Syria is in a ‘real war,’ Assad warns


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BEIRUT -- Embattled President Bashar Assad warned the Syrian public Tuesday that the nation was going through a state of “real war” and that emerging victorious was all important.

“We live in a state of real war,” Assad said while presiding over the first session of the new government, the state-run news service reported. “And when we live in a state of war, all our policies, directives and all sectors will be directed in order to gain victory in this war.”


It is the second time in recent weeks that Assad has addressed the nation warning that Syria is at war. He has blamed the rebellion against his rule on a “foreign conspiracy” that is using Islamic militants to overthrow his secular leadership.

Assad has pledged to battle on.

He made his comments before members of a new government who were elected as part of a “reform” process that includes a revamped constitution that allows for multiparty elections. Opposition activists have called the reforms a sham, and they boycotted the elections.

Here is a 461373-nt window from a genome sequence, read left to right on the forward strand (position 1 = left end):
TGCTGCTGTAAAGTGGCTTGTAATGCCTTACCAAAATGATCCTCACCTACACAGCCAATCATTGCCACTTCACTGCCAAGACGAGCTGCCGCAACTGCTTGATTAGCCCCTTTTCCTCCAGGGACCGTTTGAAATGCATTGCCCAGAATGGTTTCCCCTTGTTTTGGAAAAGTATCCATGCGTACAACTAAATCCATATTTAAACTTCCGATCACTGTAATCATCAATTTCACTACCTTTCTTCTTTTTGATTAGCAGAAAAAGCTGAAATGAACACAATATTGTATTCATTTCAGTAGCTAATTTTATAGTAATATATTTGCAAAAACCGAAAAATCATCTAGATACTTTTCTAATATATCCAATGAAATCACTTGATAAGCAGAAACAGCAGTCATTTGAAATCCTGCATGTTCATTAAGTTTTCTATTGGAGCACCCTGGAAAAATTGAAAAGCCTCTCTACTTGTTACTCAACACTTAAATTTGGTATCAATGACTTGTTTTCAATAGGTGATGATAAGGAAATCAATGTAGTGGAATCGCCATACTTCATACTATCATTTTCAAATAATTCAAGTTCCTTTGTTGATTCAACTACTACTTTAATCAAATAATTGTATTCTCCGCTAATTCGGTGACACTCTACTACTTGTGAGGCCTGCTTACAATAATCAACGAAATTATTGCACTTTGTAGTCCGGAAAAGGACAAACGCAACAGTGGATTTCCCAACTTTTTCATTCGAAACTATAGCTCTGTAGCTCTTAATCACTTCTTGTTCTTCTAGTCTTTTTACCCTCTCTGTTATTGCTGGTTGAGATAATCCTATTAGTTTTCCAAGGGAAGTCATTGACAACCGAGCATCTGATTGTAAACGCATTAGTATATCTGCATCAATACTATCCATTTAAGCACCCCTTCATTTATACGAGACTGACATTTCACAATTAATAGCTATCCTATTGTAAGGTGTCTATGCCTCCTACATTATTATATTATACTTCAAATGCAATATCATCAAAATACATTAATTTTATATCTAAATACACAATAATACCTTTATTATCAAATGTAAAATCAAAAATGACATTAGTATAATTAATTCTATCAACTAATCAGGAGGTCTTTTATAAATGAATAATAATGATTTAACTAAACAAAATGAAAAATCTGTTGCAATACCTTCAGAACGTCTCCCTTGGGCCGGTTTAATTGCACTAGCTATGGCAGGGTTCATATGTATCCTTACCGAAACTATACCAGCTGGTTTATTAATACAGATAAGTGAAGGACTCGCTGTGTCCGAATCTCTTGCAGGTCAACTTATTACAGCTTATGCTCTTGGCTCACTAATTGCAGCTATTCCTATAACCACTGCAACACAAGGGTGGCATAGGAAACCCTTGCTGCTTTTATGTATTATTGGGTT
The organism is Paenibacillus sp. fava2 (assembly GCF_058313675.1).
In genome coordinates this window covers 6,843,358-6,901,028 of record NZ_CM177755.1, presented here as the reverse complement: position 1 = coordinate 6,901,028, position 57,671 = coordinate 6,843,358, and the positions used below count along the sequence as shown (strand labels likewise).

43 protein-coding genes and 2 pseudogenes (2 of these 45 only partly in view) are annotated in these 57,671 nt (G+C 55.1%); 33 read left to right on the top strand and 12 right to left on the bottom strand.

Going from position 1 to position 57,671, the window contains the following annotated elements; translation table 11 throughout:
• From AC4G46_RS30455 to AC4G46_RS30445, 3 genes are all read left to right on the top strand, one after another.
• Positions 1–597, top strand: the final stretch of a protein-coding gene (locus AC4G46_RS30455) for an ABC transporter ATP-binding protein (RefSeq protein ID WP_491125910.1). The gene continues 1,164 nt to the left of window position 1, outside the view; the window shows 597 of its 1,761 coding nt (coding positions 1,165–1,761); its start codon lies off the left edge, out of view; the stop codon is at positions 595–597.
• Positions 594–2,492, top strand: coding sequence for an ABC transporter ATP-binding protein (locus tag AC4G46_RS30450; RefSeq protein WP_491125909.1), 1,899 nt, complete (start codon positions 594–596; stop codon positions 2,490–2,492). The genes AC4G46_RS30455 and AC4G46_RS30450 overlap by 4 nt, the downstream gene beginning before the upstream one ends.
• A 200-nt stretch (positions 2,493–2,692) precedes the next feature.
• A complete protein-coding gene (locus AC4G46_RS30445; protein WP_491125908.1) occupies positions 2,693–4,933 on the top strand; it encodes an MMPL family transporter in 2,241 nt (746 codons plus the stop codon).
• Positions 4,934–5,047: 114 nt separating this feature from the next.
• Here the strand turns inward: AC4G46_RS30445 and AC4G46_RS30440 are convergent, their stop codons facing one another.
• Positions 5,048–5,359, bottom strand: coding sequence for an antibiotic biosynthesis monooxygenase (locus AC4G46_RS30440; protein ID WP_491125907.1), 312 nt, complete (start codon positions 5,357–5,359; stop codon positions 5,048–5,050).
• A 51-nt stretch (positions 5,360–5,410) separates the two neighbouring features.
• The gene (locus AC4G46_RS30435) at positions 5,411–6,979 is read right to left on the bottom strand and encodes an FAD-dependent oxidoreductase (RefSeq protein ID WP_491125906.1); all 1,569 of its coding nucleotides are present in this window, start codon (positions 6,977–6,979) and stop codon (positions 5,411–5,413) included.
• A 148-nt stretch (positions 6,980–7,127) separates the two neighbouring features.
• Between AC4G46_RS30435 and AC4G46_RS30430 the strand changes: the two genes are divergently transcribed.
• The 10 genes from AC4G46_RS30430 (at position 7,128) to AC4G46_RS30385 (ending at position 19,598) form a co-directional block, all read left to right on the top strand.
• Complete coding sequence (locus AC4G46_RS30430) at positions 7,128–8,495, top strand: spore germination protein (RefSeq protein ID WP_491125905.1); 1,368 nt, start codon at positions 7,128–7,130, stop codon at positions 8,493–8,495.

Syria is entering the 16th month of a rebellion that has cost more than 10,000 lives. Syrian security forces are battling armed rebels on several fronts, including several restive suburbs of Damascus, the capital. Intense fighting was reported Tuesday in several Damascus suburbs, said opposition activists, who accused the government of shelling civilian neighborhoods.

Damascus has been spared much of the violence that has battered provinces including Homs, Hama and Idlib. However, reports from the city indicate that security has been stepped up in recent weeks. Syria’s two largest cities, Damascus and Aleppo, are considered bastions of support for Assad.

The ongoing rebellion has become the most concerted challenge to Assad, whose family has ruled Syria since 1970. Assad succeeded his late father, Hafez, in 2000.



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